The Arran Moors Special Protection Area (pink on the map) and the Sites of Special Scientific Interest (pink with vertical lines on the map) cover an extensive area of Arran.
It is of outstanding interest for its variety of upland habitats and breeding birds. There are large tracts of blanket bog, wet and dry heath and upland grassland. With small areas of broad-leaved woodland and several small lochs, this diversity of habitats supports a rich variety of moorland breeding birds.
The area is internationally important for its breeding Hen Harriers. Around five percent of the UK breeding population of Hen Harriers are found in Arran. In addition the area is nationally important for Red-throated Divers, Golden Eagle, Peregrine and Short-eared Owl.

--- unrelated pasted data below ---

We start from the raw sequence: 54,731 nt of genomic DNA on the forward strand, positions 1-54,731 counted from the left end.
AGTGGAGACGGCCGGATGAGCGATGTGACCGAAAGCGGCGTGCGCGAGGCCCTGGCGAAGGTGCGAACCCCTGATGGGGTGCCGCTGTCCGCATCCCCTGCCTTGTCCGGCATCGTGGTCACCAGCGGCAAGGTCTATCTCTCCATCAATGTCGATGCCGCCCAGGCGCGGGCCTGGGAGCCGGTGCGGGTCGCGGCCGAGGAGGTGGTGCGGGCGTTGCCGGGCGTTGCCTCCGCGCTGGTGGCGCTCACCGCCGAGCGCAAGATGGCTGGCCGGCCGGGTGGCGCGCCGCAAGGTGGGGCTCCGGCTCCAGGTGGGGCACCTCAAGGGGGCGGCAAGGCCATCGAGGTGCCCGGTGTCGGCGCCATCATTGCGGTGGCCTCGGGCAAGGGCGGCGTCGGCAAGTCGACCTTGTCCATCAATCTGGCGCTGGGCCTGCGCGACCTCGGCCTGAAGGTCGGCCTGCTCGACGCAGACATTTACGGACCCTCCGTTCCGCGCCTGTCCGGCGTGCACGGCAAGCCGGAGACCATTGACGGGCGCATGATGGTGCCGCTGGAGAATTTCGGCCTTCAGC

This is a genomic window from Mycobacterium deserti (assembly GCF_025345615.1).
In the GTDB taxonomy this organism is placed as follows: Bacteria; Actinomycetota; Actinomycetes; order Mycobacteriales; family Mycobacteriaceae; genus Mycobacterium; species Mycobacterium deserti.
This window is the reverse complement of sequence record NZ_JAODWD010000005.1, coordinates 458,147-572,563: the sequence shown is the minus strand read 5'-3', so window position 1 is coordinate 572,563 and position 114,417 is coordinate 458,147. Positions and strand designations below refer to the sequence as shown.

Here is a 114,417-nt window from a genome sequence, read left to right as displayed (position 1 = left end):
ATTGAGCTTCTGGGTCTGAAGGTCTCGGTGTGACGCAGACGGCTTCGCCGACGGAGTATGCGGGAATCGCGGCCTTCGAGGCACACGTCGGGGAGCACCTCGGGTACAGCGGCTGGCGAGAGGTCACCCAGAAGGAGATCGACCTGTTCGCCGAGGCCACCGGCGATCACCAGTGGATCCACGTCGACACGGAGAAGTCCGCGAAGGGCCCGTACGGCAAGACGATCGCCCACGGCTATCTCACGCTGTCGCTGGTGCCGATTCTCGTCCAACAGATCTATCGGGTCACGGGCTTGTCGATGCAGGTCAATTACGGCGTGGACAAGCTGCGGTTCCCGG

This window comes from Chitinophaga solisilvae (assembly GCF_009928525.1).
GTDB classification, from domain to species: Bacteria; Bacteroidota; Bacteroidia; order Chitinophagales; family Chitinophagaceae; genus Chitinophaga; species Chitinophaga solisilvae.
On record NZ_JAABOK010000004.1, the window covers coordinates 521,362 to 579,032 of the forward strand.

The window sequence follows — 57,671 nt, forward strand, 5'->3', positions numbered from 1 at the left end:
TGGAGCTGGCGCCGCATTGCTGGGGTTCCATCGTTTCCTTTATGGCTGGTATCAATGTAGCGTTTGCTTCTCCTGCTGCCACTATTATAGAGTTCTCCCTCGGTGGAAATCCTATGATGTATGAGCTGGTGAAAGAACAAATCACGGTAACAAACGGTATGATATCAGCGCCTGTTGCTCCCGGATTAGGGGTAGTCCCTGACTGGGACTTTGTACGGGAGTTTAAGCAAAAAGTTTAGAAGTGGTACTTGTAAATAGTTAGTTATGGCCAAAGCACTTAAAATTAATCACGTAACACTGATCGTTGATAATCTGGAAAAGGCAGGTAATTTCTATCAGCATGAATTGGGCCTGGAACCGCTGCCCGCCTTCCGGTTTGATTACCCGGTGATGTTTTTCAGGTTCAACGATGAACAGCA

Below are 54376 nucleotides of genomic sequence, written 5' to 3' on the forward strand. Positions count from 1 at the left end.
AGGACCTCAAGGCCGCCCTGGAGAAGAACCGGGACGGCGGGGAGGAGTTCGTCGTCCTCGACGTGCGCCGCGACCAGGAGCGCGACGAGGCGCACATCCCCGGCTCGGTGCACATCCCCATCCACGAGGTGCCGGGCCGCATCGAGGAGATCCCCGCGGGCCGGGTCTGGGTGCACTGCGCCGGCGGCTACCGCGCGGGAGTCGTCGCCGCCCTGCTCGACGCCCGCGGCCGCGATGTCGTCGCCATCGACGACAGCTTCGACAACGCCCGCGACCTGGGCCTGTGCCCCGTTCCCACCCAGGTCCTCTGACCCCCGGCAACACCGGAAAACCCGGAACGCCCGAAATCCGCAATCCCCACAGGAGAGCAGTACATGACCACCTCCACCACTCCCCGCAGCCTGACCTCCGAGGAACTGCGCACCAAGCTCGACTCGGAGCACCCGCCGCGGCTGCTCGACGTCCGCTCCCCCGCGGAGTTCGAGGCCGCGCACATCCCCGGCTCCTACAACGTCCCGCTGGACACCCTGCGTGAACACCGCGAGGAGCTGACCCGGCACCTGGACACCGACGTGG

The knowledge of the Hen Harrier population on the island is due to the many years of effort put in by the resident member of the South Strathclyde Raptor Study Group, John Rhead. The SPA status was eventually granted in 2003.
As reported in the 2009 Arran Bird Report, in 2009 the Arran Hen Harrier project entered a new phase with the wing tagging of young Hen Harriers and the satellite tracking of two of these birds. For the first time this enabled information to be gathered on the movements of Arran Hen Harriers. This was supported by Scottish Natural Heritage and Forestry Commission Scotland.
Unfortunately both birds died in their first winter on Arran.